- Title: 12 Angry Men
- Director: Sidney Lumet
- Date: 1957
- Studio(s): United Artists / MGM
- Stars: Henry Fonda, Lee J. Cobb, Ed Begley, Jack Warden, Jack Klugman, E.G. Marshall, Martin Balsam (et al)
- Genre: Drama, Classic
- Format: Black & White, Forced Widescreen
- DVD Formats: R1, NTSC
This is a movie I picked up literally a few years ago from a bargain bin (that is, I paid probably $5.00 or $10.00 for it), I’d seen the film before and remembered it to be good – and it had Jack Klugman in it so I figured, why not. Unfortunately, the film has been sitting on my “to be watched” shelf since.
It’s a good film — not as slow as I feared and beautifully directed.
12 Angry Men is about a jury for a murder trial. Part of what is interesting about the film is what it doesn’t show you. You don’t see the police case. You don’t see the trial. The film starts with the judge, sounding almost bored, giving his instructions to the jury in a capital case, and dismissing the alternate jurors. But the vast majority of the film takes place in the jury room. At first, the jurors seem to think they have an open and shut case, a vote is called and 11 of the 12 vote guilty. The rest of the film concerns first one man, then others, raising questions about the trial — a trial which at the start of the film is assumed to be open-and-shut, but through the discussion of the jurors we learn was for the most part built on circumstantial evidence and two (probably) unreliable witnesses. Gradually, each juror realizes that he has a different nagging doubt about the case. But for the most part, three jurors remain convinced of the man’s guilt. And, gradually the film turns from the majority thinking the man is guilty and trying to convince the few or the one that thinks he’s innocent (or at least that there is room for doubt) to the majority thinking he’s innocent (or being tired of swimming against the current in the case of one or two jurors) and trying to convince the remaining ones who think he’s guilty.
The film spends nearly its entire length in the jury room – apart from the opening scene with the judge. It’s a hot day, so hot, eventually a storm breaks and the windows need to be shut. The heat adds to the tensions between the jurors. (It’s also one of two major anachronisms about the film. First, the jurors are all white men, though one is an immigrant who’s obviously earned his citizenship. Second, the jury room has no air conditioning. Obviously, if the film was to take place now those two facts would change.) But, for a film from 1957, you can overlook those details. And the sense of heat – the men wiping their faces with handkerchiefs and the sweat stains on their shirts – adds to the sense of tension and the sense of passing time, without the need to resort to shots of a clock. In fact, a clock is never used in the film — though the time is mentioned a few times (usually in the future tense, as in, “Should we order dinner?” / “Let’s wait until 7 o’clock”).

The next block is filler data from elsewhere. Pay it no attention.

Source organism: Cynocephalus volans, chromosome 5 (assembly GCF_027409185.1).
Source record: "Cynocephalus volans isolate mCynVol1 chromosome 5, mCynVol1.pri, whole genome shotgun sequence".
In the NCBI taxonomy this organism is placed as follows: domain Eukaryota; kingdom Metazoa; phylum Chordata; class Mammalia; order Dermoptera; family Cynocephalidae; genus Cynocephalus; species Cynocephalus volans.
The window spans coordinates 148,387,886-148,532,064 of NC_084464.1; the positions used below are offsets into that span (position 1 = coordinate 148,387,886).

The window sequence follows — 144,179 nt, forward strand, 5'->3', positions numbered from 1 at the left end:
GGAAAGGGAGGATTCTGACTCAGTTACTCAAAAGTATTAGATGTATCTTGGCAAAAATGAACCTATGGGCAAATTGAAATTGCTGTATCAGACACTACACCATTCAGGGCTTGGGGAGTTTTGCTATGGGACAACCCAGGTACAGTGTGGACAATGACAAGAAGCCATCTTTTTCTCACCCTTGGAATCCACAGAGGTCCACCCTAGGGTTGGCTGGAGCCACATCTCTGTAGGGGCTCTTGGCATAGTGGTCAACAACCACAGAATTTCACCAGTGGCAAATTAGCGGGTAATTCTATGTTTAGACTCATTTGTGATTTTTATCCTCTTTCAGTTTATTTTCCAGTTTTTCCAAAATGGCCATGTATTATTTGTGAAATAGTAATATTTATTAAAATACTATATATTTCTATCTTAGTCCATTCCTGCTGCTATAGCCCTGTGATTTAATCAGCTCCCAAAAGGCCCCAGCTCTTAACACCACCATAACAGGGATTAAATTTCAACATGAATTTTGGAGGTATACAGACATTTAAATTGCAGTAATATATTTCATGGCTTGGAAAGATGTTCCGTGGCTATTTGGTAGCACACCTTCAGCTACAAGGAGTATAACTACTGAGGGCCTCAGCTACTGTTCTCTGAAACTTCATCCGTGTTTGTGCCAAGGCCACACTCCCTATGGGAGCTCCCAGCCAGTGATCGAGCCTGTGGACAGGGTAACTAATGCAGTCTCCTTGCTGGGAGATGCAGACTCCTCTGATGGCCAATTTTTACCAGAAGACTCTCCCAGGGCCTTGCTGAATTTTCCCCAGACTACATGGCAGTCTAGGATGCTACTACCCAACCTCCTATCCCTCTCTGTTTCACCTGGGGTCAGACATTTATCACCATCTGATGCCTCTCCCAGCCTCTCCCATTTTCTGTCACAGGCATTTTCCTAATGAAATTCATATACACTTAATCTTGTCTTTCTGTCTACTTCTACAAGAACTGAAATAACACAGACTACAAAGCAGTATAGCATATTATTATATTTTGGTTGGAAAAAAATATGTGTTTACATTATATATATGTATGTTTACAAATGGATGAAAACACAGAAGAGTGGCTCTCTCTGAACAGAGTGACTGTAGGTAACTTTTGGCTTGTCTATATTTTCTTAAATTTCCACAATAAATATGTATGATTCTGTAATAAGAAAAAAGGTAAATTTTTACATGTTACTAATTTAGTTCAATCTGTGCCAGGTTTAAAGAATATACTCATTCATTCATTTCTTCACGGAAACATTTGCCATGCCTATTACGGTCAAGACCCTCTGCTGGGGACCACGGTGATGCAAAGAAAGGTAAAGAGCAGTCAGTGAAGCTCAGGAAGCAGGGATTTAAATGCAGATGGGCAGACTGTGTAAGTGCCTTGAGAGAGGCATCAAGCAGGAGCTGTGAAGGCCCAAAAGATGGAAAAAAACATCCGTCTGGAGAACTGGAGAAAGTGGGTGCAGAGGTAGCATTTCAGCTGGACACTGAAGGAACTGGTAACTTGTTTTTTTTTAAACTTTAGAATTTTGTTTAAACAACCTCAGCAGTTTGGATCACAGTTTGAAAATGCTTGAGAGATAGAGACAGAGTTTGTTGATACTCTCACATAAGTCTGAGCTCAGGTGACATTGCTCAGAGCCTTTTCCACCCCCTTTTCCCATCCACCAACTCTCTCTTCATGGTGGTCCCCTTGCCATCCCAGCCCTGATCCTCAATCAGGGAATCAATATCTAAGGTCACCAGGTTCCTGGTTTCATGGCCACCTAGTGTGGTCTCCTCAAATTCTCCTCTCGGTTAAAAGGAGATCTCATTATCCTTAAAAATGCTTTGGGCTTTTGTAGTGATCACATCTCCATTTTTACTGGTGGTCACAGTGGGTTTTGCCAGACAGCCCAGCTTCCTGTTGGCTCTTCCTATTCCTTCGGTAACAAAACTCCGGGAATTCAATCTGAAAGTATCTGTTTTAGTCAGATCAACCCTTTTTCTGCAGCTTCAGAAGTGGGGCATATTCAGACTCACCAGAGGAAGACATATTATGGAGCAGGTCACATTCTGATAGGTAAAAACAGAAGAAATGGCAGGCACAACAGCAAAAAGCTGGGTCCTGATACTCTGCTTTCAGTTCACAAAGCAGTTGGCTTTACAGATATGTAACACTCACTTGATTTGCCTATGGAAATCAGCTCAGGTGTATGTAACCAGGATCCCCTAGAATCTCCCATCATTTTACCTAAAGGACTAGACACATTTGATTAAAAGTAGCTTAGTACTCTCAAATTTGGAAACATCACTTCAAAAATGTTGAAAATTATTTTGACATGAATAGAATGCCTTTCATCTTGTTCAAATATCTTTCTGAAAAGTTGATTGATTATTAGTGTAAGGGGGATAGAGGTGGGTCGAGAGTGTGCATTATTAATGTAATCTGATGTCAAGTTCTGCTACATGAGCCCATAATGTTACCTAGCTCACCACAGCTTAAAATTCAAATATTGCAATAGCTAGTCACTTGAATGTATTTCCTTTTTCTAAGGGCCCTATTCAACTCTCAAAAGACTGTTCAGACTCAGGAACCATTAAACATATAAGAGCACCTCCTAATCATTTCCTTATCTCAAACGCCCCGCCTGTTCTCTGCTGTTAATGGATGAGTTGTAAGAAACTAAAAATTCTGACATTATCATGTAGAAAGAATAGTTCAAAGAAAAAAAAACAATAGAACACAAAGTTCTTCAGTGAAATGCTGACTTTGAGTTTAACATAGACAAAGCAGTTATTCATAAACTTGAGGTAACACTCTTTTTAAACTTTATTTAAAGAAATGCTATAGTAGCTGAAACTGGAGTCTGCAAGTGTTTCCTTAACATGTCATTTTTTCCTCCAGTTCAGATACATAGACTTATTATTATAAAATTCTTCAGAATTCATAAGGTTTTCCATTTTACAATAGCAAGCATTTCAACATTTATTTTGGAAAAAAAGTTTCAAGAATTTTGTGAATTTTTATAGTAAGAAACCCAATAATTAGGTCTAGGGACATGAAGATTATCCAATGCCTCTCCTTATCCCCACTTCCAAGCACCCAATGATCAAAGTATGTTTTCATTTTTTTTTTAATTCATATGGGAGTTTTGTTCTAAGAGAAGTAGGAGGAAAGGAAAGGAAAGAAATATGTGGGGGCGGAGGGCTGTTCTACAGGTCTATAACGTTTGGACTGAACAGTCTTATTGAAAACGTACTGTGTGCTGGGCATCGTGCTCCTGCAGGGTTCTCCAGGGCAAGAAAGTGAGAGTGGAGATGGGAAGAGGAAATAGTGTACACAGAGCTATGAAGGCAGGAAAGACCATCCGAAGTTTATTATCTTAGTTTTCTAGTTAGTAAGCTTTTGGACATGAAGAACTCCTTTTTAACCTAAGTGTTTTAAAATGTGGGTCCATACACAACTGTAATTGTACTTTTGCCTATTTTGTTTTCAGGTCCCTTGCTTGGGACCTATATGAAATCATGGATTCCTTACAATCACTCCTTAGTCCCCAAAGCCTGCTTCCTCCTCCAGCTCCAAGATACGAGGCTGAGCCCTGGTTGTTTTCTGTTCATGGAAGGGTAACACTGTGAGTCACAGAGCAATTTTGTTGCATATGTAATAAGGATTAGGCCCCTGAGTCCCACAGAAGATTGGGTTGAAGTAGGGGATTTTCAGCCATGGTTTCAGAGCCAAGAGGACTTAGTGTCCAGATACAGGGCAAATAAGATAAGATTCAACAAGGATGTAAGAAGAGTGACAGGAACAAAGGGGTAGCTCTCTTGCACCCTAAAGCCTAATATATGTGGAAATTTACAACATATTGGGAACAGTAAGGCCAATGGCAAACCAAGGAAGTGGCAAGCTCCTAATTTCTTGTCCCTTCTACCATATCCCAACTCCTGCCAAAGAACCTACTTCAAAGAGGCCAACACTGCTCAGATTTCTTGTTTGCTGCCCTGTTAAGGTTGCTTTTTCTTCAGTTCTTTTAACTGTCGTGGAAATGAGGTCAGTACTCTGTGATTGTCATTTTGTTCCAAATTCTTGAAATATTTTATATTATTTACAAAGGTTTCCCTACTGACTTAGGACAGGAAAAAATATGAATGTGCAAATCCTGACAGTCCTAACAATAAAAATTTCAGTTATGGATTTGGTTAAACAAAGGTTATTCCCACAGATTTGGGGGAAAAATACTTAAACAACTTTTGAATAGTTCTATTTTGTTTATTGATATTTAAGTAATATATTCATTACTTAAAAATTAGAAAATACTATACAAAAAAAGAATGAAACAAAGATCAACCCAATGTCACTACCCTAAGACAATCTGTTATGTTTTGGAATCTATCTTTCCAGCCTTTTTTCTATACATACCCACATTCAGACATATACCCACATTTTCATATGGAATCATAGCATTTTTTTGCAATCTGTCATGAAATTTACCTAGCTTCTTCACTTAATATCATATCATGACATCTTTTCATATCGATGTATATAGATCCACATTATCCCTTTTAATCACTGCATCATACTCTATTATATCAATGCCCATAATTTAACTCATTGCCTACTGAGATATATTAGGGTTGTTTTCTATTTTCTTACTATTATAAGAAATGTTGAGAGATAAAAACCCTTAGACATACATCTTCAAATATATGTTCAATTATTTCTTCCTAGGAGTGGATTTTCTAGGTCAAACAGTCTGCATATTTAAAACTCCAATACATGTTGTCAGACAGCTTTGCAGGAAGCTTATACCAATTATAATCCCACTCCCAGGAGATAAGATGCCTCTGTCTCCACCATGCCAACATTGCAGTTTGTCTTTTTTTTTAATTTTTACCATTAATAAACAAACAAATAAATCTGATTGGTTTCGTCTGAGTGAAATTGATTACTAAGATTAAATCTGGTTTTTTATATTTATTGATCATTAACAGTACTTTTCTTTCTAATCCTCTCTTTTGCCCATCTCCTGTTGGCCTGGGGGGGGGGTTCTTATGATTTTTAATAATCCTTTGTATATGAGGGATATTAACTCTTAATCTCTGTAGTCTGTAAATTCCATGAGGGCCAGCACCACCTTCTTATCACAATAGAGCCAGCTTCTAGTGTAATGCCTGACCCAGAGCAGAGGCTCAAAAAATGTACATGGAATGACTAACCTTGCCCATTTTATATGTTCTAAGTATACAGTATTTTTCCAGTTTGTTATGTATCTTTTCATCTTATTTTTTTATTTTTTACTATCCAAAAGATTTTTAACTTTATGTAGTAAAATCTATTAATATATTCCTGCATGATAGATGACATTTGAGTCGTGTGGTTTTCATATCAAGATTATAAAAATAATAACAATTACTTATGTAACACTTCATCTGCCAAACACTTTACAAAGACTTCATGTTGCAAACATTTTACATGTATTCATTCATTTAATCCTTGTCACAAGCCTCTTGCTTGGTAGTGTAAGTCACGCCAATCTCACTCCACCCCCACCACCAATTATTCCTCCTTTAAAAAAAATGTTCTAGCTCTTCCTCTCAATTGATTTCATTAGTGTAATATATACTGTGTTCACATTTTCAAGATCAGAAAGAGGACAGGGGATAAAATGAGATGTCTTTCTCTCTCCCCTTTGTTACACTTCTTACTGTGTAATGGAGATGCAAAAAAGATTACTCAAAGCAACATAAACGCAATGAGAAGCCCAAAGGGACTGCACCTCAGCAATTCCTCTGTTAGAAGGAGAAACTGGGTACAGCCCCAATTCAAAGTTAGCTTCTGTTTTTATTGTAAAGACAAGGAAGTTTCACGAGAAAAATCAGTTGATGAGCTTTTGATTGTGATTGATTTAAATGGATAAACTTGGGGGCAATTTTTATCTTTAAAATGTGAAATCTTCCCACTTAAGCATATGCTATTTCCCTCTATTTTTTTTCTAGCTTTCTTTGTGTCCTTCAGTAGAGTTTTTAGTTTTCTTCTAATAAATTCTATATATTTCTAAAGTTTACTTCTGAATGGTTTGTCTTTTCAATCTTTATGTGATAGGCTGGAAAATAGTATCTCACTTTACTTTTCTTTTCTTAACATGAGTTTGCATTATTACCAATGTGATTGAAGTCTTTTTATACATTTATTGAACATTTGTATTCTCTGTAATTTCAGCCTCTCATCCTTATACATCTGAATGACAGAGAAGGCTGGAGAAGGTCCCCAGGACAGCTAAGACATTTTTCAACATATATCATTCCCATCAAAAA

Also, for a film which is about people talking to each other (or at each other, often with raised voices) — it really doesn’t get boring. One becomes interested in the jurors, whom we really only know by number or the actor playing them, — not as people but as representing ideas. And they aren’t all perfect – Klugman plays a man who rose from the streets; another juror’s main reason for voting guilty is prejudice — and even he seems to admit it. The jurors, by the end, know they aren’t perfect, and neither are the eyewitnesses in the case or the lawyers. And for the audience – you haven’t seen the lawyers, the cops, the witnesses, or anything else – all you have to go on is what the jurors say and how they discuss what happened, with their own POVs and prejudices. There’s even a tiny hint at the end that the guy who started everyone talking perhaps thought the accused was guilty – but thought he deserved a fair shake, that five minutes of no discussion wasn’t fair — and in the end, that is the point, the point of “Reasonable Doubt”, of not making assumptions, and actually looking at the evidence from all the possible angles.
Second, the direction, by Sidney Lumet, is masterful. The use of light on the actors’ faces is brilliant, and a prime example of just what can be done with black and white film, especially when used by those who know how. But there are also some truly masterful scenes — such as when one of the jurors is ranting about the man being guilty – but his rant degenerates into pure, nasty, evil prejudice against the man being “one of those people – you know what they’re like” and more such drivel. One by one, each of the other men gets up, walks from the table, and turns his back on the man. Eventually, the rant stops and everyone gets back to business. But the shot is awe-inspiring and beautiful — just the way turning their backs shuts the guy up.
But again, there are many beautiful shots – from the play of light or shadow across an actor’s face to Klugman leaning into the knuckles of his hand and smiling during part of the discussion.
Overall, 12 Angry Men, is an excellent film, with an excellent cast, and it deserves to be seen. I was a little upset that my DVD was in Forced Widescreen, rather than Standard/Normal, 4:3 ratio of what, no doubt was the original presentation of the film – and would have made the cramped jury room seem even more cramped and claustrophobic.
Recommendation: See it — at least once.
Rating: 3-4 out of 5 stars
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